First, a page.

Calibration Procedure

A model of a linear amplifier based on the principle of amplitude reconstruction is shown in simplified form in FIG. 6. Note that the individual amplifiers are not necessarily linear; however, by performing this type of reconstruction, the nonlinear effects on the signal amplitude can be substantially reduced and even minimized.

Referring to FIG. 6, an input signal u(n) is coupled to the input of nonlinear function F(u). The nonlinear function F(u) converts the amplitude modulated signal u(n) to N phase modulated signals with constant amplitude. In one embodiment, N is 2. The outputs of the nonlinear function F(u) (defined below) are coupled to a pair of equalizers h1 and h2. In one embodiment, the equalizers h1 and h2 are a pair of finite impulse response (FIR) filters. The outputs of equalizers h1 and h2 are coupled to power amplifiers g1 and g2. In one embodiment, power amplifiers g1 and g2 also include filters, RF upconverters (including RF filters), digital-to-analog converters (DACs), and isolators. The outputs of power amplifiers g1 and g2 are coupled to inputs of a summation block, the output y(n) of which is the output of the linear amplifier. In one embodiment, the function summation block comprises power combiner 103 described above. Note that although not shown, in one embodiment, there are isolators in each path, along with IF and RF filters.

Although FIG. 6 is described with two channels, a decomposition by the non-linear function F(u) may be into N amplitude reconstruction channels. In such a case, the amplifier model will have ĝ ;1, ĝ ;2, . . . and the equalizer will have h1, h2, . . . , hN.

The input signal u(n) is applied to the nonlinear function F(u). The input signal u(n) is a complex baseband input signal u(n)=a(n) exp(j b(n)) with amplitude a(n) and phase modulation b(n). In one embodiment, the amplitude a(n) is clipped based on its magnitude. In one embodiment, the clipped amplitude function {overscore (a)}(n) is as follows: a _ ( n ) = { a ( n ) , a ( n ) < A clip 1 , a ( n ) A clip

where Aclip is a predefined clip level which is dependent on the system hardware. In one embodiment, the clip level is 0.7821.

In response to the input signal u(n), the non-linear function F(u) produces a pair of frequency modulated signals x1(n) and x2(n). The pair of frequency modulated signals x1(n) and x2(n) are given by:

x 1(n)=e j(b(n)+c(n))

x 2(n)=e j(b(n)−c(n))

where:

c(n)=cos−1({overscore (a)}(n)).

The resulting signals x1(n) and x2(n) are processed by equalizers h1 and h2 and power amplifiers gg1 and gg2. The output of the amplifiers, referred to herein as wg1(n) and wg2(n), are summed to generate the output y(n).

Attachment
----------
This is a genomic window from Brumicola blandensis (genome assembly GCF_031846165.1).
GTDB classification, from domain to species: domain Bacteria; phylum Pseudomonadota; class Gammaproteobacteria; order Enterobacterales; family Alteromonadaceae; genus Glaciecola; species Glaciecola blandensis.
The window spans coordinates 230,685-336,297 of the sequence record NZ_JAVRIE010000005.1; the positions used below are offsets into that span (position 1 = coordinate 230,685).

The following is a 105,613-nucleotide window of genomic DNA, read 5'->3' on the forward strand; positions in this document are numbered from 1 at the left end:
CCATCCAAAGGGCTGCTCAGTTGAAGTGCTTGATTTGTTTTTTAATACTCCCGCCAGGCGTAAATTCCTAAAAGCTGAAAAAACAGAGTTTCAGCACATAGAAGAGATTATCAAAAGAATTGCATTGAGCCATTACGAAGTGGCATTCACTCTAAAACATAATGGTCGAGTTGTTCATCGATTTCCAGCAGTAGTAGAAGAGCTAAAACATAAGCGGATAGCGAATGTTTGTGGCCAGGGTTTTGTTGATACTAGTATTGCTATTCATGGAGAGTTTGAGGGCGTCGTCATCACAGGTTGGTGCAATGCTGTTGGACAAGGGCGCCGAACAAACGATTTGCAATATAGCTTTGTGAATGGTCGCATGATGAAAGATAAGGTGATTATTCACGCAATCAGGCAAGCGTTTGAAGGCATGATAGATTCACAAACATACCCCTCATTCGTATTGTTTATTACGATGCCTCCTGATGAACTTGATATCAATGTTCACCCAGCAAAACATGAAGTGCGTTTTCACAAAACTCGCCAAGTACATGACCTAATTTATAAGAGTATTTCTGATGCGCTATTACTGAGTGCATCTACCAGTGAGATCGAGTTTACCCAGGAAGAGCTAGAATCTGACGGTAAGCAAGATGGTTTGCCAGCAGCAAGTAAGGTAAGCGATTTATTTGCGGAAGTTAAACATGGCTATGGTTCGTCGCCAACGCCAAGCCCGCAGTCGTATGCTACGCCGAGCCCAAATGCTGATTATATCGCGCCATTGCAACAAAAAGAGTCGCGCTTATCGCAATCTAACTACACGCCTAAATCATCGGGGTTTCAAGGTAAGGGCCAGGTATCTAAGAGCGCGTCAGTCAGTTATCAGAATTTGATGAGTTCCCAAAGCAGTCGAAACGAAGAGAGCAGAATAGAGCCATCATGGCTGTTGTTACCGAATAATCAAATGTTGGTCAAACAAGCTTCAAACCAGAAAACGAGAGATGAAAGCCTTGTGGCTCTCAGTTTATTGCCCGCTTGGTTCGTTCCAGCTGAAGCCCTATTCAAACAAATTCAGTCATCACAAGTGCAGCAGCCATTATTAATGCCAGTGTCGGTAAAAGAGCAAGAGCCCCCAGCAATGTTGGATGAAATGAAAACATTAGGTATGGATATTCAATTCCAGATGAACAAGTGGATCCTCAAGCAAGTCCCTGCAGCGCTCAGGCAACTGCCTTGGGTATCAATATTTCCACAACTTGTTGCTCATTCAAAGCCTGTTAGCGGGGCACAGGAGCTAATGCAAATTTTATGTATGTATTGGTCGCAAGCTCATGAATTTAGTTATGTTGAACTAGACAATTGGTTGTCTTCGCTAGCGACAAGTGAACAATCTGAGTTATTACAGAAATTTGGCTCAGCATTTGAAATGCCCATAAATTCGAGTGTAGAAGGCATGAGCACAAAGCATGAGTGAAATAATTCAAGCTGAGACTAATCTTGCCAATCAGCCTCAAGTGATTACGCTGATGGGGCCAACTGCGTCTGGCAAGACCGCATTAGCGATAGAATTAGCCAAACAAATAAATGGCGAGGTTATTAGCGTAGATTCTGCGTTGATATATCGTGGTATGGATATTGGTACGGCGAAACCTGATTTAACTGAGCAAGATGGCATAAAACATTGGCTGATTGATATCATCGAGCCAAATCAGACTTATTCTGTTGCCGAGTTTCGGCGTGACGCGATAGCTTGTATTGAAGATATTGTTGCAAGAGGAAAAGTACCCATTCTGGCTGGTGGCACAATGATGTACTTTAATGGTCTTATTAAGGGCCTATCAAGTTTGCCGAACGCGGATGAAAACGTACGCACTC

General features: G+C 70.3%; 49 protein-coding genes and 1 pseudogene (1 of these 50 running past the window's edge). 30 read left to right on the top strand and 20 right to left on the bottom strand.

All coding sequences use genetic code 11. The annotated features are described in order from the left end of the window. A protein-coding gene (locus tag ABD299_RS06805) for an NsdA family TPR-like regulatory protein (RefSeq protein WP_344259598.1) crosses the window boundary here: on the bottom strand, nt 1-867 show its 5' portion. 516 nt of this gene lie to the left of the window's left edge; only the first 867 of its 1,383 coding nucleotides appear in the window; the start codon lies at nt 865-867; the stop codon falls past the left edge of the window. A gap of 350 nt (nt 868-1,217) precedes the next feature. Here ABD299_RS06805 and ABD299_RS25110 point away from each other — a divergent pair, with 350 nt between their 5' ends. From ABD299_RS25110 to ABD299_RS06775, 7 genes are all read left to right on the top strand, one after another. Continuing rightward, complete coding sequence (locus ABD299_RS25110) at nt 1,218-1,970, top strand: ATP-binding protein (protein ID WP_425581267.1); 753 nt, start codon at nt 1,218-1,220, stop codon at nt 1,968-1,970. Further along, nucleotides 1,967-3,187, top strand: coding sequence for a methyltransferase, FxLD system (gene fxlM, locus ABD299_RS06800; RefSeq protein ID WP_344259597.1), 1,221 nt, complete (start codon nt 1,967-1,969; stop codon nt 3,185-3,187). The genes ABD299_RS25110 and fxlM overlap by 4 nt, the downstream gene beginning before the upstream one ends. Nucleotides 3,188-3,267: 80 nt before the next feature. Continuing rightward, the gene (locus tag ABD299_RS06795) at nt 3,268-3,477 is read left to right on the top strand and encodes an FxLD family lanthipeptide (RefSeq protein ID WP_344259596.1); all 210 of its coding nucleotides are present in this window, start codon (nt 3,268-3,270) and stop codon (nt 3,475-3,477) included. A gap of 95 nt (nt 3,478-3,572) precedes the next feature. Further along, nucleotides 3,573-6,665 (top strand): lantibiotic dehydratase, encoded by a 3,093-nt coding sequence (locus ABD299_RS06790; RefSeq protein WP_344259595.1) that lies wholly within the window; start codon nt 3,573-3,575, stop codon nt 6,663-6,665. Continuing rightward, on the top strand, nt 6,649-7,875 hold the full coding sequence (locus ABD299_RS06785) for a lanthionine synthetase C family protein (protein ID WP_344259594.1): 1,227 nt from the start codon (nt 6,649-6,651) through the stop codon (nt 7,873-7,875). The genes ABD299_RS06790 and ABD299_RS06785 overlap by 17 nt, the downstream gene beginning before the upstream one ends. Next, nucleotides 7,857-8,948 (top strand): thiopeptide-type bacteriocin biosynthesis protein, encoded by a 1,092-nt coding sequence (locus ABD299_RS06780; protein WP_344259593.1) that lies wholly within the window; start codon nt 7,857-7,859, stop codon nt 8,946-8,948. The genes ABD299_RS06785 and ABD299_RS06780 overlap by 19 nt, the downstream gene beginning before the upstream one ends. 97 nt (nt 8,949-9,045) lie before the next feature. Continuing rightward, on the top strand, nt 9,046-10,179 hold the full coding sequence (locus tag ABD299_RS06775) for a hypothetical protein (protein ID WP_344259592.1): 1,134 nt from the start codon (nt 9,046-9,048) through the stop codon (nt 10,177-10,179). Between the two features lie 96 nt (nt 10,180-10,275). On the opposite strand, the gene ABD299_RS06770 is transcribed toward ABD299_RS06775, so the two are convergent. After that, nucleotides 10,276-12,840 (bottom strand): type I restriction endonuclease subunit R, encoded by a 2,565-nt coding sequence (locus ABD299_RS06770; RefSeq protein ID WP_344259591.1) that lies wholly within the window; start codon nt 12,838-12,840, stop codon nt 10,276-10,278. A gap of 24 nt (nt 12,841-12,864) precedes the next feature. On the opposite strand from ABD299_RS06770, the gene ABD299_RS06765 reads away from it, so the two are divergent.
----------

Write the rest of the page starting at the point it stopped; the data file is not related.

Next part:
If the equalizers h1 and h2 and power amplifiers g1 and g2 in each channel provide constant gain G, then it can be shown that the output y(n) is exactly equal to a scaled and clipped version of u(n). That is, the amplifier acts as an ideal soft-limiting amplifier. If the clip level is not exceeded, then the equivalence is exact. This is shown in the derivation below.

y(n)=w g1(n)+w g2(n)

 =G[e j(b(n)+c(n)) +e j(b(n)−c(n))]

 =Ge j(b(n)) [e j(c(n)) +e j(−c(n))]

 =2Ge j(b(n))cos(c(n))

 =2Ge j(b(n))cos(cos−1({overscore (a)}(n))

 =2G{overscore (a)}(n)e j(b(n))

 ≈2Ga(n)e j(b(n))

Unfortunately, amplifiers g1 and g2 are rarely equal to a frequency independent constant gain G as assumed above. Any differences in the two channels (upper and lower paths) and/or frequency response variations can cause distortion products to appear in the output y(n). In addition, in one embodiment, amplifiers g1 and g2 have the nonlinear characteristic of high-power amplifiers. This latter effect is somewhat mitigated by the fact that amplitude reconstruction relies on constant amplitude signals passing through the high-power stages (i.e., g1 and g2) and consequently the effects of the nonlinearities are generally slight. Equalizers h1 and h2 provide the necessary gain, phase and frequency response corrections necessary to balance the two channels, and the attempt to compensate for the nonlinearities and minimize distortion. In one embodiment, equalizers h1 and h2 are implemented as FIR filters that can, in principle, provide both gain and phase balance as well as compensate for the frequency response of each channel separately.